I’d been intrigued earlier in the year by the news that AMC was working on a reality show that would be set in the upper levels of the Department of Homeland Security, and feature Janet Napolitano as a key character. It struck me as a move that was basically insane for DHS, but that a partnership with AMC or a similar premium network probably offered the best chance at a show that was simultaneously substantive and entertaining. Now it seems that AMC’s decided not to move forward with an order of the show.
I’m not really surprised by this. As interesting as it would be to see what the decision-making process in a security-oriented agency actually looks like, as opposed to the fictional panics of 24 or even the more realistic inter-agency bickering of NCIS, there’s no way the show ever would have captured genuine candor by top officials. There’s no way we’re going to see Janet Napolitano getting stuck halfway up a mountain, Sarah Palin’s Alaska-style (even if past jaunty expressions while wielding a gun indicated she would be awesome if let off the chain), much less saying anything trenchant and genuinely interesting.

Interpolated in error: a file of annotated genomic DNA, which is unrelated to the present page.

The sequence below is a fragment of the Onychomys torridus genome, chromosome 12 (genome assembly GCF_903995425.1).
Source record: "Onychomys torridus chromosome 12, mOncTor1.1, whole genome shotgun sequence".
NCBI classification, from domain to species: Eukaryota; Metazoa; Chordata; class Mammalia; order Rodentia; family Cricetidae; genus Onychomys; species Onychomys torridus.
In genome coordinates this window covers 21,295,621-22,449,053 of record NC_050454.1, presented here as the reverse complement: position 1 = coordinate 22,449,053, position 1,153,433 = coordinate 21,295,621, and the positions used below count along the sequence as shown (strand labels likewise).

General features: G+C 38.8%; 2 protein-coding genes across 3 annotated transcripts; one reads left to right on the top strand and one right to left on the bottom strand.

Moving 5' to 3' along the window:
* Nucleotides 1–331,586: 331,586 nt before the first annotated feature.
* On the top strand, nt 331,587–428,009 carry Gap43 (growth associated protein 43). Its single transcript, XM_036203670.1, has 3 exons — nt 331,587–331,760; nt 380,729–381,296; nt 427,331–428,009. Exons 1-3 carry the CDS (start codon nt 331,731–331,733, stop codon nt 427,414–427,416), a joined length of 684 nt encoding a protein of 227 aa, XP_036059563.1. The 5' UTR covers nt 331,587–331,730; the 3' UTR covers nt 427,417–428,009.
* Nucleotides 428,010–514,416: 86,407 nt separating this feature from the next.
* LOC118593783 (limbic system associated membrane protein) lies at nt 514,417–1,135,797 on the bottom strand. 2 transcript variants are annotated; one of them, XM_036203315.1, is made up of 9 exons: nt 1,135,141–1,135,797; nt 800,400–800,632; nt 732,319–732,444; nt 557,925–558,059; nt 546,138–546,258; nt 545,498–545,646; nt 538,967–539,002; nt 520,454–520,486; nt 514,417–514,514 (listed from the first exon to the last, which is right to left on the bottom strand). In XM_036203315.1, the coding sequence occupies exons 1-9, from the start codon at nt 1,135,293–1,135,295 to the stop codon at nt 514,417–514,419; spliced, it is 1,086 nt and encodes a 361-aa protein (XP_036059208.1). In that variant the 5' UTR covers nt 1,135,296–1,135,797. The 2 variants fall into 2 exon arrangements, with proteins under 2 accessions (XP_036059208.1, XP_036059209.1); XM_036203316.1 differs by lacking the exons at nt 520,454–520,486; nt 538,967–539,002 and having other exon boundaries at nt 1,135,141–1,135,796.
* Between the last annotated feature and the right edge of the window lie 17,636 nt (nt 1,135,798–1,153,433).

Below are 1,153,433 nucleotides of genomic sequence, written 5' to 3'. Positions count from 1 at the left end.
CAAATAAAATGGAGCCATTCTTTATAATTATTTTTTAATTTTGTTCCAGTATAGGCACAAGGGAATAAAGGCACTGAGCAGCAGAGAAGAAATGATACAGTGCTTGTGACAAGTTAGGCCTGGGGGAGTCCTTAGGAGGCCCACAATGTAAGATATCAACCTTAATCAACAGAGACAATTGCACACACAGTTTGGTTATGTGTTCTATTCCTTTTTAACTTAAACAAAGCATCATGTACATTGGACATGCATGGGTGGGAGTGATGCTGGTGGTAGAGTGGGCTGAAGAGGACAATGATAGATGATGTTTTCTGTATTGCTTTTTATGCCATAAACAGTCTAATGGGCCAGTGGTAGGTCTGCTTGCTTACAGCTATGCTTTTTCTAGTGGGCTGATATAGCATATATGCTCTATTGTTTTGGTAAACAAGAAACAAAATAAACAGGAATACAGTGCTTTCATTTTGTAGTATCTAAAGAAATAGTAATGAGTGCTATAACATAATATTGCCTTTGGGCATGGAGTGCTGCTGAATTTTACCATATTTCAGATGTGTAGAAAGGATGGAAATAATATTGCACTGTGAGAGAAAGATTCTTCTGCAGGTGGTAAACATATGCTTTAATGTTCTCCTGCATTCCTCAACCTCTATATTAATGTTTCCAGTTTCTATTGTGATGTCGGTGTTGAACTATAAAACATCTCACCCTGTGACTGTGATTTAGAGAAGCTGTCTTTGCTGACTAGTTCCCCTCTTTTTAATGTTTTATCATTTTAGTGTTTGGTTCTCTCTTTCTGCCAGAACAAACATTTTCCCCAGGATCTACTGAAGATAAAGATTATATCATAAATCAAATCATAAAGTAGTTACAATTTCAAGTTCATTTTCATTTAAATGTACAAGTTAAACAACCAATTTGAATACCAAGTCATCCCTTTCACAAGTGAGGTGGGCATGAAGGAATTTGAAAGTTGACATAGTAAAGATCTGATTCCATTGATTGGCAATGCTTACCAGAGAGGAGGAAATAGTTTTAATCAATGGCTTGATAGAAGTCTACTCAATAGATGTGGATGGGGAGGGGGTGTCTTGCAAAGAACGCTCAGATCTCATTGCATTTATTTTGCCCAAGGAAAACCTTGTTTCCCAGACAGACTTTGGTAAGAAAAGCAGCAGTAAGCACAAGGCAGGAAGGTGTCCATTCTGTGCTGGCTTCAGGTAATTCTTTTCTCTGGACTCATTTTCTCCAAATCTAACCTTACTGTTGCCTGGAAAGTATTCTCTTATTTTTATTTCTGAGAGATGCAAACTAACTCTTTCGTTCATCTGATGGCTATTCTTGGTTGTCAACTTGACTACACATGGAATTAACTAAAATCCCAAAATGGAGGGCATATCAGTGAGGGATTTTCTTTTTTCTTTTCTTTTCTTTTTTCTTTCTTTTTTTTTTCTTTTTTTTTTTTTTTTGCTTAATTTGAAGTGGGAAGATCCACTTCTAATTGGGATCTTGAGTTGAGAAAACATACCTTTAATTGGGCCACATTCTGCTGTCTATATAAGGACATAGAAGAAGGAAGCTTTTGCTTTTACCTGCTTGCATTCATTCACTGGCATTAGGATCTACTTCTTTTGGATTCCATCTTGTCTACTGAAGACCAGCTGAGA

And there are two real-world political developments that made this already-improbable idea even less viable. First, as the immigration reform debate’s heated up again this summer, it would be hard to do the show without at least alluding to the administration’s review of pending deportation cases and thinking on larger structural changes to the administration system. And second, Rick Perry’s entrance into the race for the Republican presidential nomination, and ultimately the presidency, makes those issues particularly salient. If Obama’s going to have to run against a border state governor who served in the Air Force, that means his administration needs particular control over its messaging on immigration and security issues. And even if the department had script and final cut approval over the show, the simple fact of the show’s existence would have risked misinterpretation and censure. AMC may have made the decision to pull the plug on Inside DHS on its own, but if that’s the case, they made a good decision on the department’s behalf, and on behalf of the cause of entertainment.